How to Make an Emotional Narrative Work For Your Brand

I want to tell you about the last time I cried.

A few months ago, inside a little laboratory in Claremont, California, I was hooked up to a machine that measures your brain activity from an armband. The lab belonged to a neuroscientist named Dr. Paul Zak, and the brain machine is called the INBand, a new device that looks like an Apple Watch and goes on that part of your arm where a doctor would draw blood.


The INBand measures the downstream effects of the neurochemical Oxytocin, which causes changes to the rhythm of the Vagus, a nerve that runs between your heart and brain. Years ago, Zak’s lab discovered that Oxytocin acted as the brain’s mechanism for empathy. When you have a lot of it, you want to help and relate to others. When you don’t, you only think about yourself. After spending years drawing blood in order to measure Oxytocin levels, Zak had developed the INBand as a way to track it without poking anyone.

And I now had it strapped to me.

After Zak made sure the band was receiving my downstream brain signals, he queued up a video from the electronics company HP for me to watch.

In the video, a father tries to connect with his teenage daughter. She’s kind of a pill. She ignores him. She rolls her eyes when he tries to connect with her. At one point, he takes a selfie with her on an HP camera (product placement!), and puts it in her lunchbox.

After a long day of work, the father comes home, where his daughter once again doesn’t pay him much attention. (She’s a teenager; she’s not supposed to like her dad!) The father walks up to her empty bedroom and sees all the signs that his little girl is growing up. He lays down on her bed, feeling the weight of fatherhood on his shoulders. Then he notices that above her bed, she has taped photos the two of them have taken together over the years.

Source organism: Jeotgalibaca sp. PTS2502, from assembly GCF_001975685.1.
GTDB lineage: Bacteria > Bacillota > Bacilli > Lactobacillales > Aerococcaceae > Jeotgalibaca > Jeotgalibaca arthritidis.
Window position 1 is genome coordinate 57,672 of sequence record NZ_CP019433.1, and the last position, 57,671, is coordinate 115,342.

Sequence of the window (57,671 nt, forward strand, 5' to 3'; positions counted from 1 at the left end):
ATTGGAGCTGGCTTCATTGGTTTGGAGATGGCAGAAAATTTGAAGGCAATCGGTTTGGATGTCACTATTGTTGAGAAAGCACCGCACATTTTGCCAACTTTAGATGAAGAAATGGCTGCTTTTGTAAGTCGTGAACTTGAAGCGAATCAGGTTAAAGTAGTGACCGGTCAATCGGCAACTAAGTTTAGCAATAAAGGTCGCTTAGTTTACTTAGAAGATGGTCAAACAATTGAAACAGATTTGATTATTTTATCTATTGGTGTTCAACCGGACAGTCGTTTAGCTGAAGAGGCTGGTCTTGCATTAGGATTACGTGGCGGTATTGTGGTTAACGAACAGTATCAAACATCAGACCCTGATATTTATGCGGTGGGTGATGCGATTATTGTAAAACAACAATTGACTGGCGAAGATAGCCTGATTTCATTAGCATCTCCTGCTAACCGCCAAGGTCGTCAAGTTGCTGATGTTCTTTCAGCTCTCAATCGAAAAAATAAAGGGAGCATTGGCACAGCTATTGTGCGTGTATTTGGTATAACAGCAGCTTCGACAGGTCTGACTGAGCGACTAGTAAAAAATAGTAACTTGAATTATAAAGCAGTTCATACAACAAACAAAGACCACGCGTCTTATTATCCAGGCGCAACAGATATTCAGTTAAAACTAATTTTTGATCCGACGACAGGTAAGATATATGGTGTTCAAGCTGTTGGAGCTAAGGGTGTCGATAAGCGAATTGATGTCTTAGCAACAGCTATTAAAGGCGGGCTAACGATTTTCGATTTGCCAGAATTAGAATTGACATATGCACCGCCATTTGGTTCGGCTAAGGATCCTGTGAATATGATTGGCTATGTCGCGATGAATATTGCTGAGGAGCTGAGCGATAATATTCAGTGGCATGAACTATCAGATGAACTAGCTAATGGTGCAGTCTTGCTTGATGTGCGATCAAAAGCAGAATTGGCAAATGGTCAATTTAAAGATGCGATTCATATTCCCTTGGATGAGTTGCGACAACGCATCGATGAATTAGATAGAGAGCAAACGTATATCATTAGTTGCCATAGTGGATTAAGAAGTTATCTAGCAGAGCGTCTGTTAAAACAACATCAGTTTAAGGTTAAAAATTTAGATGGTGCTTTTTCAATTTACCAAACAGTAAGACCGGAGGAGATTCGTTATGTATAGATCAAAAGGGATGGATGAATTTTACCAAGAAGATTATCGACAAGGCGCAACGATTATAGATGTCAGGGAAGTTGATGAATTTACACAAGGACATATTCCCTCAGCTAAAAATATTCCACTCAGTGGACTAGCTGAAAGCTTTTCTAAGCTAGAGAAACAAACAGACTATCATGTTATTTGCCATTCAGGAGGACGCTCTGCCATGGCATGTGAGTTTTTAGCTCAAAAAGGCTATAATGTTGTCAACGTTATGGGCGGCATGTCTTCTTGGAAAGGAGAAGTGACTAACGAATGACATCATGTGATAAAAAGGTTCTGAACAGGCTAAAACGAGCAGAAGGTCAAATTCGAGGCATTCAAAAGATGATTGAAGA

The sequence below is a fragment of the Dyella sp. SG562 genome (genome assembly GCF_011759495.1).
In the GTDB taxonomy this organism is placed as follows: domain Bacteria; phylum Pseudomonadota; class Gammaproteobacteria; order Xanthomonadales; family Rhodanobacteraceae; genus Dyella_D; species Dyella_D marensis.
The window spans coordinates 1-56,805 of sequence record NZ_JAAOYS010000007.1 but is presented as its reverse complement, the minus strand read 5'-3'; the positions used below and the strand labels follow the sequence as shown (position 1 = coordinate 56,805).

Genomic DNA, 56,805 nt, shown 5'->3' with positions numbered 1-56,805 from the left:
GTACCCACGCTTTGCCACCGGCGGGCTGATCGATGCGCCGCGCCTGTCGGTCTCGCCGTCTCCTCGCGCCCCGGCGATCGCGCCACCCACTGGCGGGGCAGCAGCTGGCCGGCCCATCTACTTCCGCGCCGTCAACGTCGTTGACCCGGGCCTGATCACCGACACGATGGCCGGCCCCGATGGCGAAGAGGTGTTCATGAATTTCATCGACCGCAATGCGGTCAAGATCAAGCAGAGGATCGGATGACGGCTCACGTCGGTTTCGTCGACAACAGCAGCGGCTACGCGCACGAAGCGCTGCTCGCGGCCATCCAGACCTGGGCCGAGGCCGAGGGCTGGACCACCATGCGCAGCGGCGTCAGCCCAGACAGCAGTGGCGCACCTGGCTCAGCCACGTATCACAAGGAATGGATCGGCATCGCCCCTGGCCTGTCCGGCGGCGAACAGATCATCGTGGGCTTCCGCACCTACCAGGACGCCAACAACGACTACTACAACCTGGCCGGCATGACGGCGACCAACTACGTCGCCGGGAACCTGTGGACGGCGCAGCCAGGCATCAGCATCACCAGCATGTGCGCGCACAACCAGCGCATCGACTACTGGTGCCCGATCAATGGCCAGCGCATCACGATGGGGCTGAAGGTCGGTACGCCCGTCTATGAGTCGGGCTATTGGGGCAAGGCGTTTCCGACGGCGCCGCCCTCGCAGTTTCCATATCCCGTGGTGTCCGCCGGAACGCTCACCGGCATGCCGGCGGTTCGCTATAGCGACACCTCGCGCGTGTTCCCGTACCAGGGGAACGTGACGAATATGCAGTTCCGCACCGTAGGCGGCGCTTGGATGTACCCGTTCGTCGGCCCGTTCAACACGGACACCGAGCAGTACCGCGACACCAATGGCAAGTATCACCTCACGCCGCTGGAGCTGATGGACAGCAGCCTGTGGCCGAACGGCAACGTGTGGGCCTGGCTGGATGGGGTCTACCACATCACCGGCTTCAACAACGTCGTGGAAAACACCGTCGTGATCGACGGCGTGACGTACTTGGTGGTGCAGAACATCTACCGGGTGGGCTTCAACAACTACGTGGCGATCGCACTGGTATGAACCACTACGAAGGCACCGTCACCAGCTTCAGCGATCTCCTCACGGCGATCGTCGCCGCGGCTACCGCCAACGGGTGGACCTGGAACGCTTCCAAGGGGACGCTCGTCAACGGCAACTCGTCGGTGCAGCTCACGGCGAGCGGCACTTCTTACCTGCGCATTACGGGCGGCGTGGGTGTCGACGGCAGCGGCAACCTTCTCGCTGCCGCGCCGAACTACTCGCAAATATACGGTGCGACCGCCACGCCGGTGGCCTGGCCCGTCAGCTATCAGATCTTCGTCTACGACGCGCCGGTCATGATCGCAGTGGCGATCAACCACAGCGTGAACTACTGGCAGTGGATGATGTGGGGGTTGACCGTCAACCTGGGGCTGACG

And at that point, I had tears in my eyes. I tried to hide it, but through the INBand, Dr. Zak had evidence of my emotional state. After the video concluded, he showed me my chart:

brainstate emtoion

At the beginning of the blue timeline, my emotional brainstate was aroused because I encountered something new—a video!—before settling in to my normal state. But then I started experiencing upticks of emotion. Each little boost corresponded with a point in the video when I cared about the father. Near the end, you can see the big spike as I got teary. The spike didn’t immediately fade away, either. I was left empathizing with the father even after the clip ended.

I had just experienced what Dr. Zak describes as “the melting of the self-other divide.” When oxytocin gets released, we care about those around us in the same way we care about our families. This brain mechanism has been an evolutionary advantage for humans. It helped us survive, work together, and build civilization.

Over the years, Dr. Zak’s work—including his latest book, Trust Factor: The Science of High-Performing Companieshas shown there are plenty of ways for us to generate Oxytocin so we can connect with people. “Any positive social experience will do it,” he said. Hugs, acts of kindness, etc. One of the most surefire ways to generate empathy is via emotional narrative.

So how do we create narratives that work from this neuroscience perspective?

The key is not to blindly chase attention, as some commercials attempt to do in any way possible. “You want a real story arc, real conflict, real emotion,” Zak said, echoing what storytellers since Aristotle have taught. “The tension has to grow.”

[To drill deeper into the elements of great stories as taught by Aristotle, et. al, get our free storytelling email course here!]

The video Zak showed me was essentially a long commercial. From a brand. And yet it still worked. That’s because the narrative had:

a) characters with emotions you could relate to

b) a gap between what the characters wanted and what they had

c) novelty and surprise along the way that kept you emotionally invested

Emerging neuroscience research, and devices like the INBand, have big implications for the future of advertising and marketing. I’m excited for the world to start using these tools to tell better stories better and make better ads. But more than anything, it confirms what we all have known deep down since forever: Great stories make us care.

To learn more about the science of storytelling, pre-order a copy of our upcoming book The Storytelling Edge.


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